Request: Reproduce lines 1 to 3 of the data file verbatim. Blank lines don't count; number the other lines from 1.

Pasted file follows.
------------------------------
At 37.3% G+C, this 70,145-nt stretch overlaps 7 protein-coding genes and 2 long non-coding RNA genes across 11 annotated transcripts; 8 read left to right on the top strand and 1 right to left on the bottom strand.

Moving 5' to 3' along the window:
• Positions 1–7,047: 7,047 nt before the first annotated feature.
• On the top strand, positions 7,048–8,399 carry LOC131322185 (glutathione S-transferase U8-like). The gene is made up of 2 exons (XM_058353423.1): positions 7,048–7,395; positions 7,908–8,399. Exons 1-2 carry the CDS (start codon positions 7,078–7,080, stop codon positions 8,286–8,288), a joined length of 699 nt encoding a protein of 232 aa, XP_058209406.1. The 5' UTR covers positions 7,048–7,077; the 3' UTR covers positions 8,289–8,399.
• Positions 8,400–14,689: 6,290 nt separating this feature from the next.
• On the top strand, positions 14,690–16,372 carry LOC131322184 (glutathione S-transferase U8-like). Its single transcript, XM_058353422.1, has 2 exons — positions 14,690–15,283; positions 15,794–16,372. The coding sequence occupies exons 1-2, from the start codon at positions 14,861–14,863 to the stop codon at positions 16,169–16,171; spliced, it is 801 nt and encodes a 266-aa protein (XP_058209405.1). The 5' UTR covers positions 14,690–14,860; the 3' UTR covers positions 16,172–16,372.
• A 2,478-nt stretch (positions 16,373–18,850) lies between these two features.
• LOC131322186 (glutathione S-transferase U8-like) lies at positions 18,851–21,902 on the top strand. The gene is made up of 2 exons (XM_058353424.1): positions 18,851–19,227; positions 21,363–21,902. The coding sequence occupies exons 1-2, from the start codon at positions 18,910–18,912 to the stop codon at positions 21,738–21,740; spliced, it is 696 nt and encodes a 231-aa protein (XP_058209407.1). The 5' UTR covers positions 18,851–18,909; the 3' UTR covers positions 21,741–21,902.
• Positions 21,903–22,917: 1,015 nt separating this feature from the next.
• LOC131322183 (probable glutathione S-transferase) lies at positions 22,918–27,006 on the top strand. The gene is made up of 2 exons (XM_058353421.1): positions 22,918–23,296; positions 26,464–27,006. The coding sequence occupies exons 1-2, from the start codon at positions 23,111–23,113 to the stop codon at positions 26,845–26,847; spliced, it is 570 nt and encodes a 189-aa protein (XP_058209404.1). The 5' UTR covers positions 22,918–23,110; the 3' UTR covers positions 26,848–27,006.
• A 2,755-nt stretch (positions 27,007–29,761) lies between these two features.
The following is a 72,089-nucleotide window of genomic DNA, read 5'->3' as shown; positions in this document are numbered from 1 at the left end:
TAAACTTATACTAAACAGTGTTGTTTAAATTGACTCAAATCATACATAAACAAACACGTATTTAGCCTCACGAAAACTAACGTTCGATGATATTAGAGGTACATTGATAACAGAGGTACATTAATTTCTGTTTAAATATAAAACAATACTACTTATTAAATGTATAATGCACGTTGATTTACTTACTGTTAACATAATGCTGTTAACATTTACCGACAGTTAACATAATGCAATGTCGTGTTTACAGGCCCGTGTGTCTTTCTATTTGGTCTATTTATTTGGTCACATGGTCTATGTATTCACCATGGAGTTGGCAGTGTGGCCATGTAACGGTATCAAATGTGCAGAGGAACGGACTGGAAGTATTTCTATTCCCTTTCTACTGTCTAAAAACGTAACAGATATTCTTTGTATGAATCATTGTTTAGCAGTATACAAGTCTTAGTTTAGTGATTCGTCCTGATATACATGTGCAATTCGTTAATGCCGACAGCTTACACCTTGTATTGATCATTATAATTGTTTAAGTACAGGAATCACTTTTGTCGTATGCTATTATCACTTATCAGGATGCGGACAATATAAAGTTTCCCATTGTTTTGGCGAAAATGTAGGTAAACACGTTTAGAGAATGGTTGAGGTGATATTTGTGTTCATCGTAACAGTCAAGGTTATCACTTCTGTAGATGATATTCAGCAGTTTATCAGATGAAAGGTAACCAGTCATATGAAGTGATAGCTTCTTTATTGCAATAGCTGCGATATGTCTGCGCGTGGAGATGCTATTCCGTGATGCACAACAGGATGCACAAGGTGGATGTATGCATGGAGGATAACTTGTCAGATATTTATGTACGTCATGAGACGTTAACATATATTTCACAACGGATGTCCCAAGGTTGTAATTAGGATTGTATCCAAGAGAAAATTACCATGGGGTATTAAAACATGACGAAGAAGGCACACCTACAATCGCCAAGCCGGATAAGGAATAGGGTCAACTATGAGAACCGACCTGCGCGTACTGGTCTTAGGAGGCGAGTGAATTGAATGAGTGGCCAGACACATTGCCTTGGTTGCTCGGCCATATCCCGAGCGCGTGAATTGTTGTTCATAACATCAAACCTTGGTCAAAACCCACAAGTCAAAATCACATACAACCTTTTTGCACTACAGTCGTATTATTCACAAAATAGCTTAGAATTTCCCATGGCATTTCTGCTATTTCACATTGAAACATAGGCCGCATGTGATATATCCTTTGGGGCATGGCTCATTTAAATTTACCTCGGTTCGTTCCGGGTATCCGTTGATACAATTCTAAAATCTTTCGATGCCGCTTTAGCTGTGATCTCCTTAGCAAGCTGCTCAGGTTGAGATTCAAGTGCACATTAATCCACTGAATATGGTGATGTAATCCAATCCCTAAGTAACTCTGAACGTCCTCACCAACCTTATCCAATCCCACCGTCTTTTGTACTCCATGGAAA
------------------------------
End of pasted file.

At 37.3% G+C, this 70,145-nt stretch overlaps 7 protein-coding genes and 2 long non-coding RNA genes across 11 annotated transcripts; 8 read left to right on the top strand and 1 right to left on the bottom strand.

Moving 5' to 3' along the window:
• Positions 1–7,047: 7,047 nt before the first annotated feature.